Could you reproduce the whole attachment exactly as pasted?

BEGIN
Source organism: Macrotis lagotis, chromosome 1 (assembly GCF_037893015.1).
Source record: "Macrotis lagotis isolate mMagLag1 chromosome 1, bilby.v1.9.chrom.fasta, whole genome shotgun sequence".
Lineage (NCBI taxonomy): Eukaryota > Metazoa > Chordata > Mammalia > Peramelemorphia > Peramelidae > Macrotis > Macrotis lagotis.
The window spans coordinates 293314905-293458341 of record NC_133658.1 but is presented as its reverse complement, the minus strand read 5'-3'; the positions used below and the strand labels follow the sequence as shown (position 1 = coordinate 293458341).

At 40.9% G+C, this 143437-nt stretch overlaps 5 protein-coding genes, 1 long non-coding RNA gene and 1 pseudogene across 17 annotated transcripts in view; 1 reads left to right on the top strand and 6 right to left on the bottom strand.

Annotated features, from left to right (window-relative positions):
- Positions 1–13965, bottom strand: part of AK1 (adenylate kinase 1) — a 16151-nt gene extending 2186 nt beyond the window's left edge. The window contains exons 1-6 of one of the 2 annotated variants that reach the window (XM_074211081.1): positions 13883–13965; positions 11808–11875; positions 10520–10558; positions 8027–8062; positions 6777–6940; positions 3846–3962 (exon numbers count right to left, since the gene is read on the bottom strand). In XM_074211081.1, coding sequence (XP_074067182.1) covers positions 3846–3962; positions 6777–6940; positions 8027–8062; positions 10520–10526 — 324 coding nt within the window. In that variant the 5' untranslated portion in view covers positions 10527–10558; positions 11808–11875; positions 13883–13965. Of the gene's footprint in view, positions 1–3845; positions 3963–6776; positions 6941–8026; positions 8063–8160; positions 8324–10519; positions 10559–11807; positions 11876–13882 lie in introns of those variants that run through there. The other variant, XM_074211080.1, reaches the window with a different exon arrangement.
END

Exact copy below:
Source organism: Macrotis lagotis, chromosome 1 (assembly GCF_037893015.1).
Source record: "Macrotis lagotis isolate mMagLag1 chromosome 1, bilby.v1.9.chrom.fasta, whole genome shotgun sequence".
Lineage (NCBI taxonomy): Eukaryota > Metazoa > Chordata > Mammalia > Peramelemorphia > Peramelidae > Macrotis > Macrotis lagotis.
The window spans coordinates 293314905-293458341 of record NC_133658.1 but is presented as its reverse complement, the minus strand read 5'-3'; the positions used below and the strand labels follow the sequence as shown (position 1 = coordinate 293458341).

At 40.9% G+C, this 143437-nt stretch overlaps 5 protein-coding genes, 1 long non-coding RNA gene and 1 pseudogene across 17 annotated transcripts in view; 1 reads left to right on the top strand and 6 right to left on the bottom strand.

Annotated features, from left to right (window-relative positions):
- Positions 1–13965, bottom strand: part of AK1 (adenylate kinase 1) — a 16151-nt gene extending 2186 nt beyond the window's left edge. The window contains exons 1-6 of one of the 2 annotated variants that reach the window (XM_074211081.1): positions 13883–13965; positions 11808–11875; positions 10520–10558; positions 8027–8062; positions 6777–6940; positions 3846–3962 (exon numbers count right to left, since the gene is read on the bottom strand). In XM_074211081.1, coding sequence (XP_074067182.1) covers positions 3846–3962; positions 6777–6940; positions 8027–8062; positions 10520–10526 — 324 coding nt within the window. In that variant the 5' untranslated portion in view covers positions 10527–10558; positions 11808–11875; positions 13883–13965. Of the gene's footprint in view, positions 1–3845; positions 3963–6776; positions 6941–8026; positions 8063–8160; positions 8324–10519; positions 10559–11807; positions 11876–13882 lie in introns of those variants that run through there. The other variant, XM_074211080.1, reaches the window with a different exon arrangement.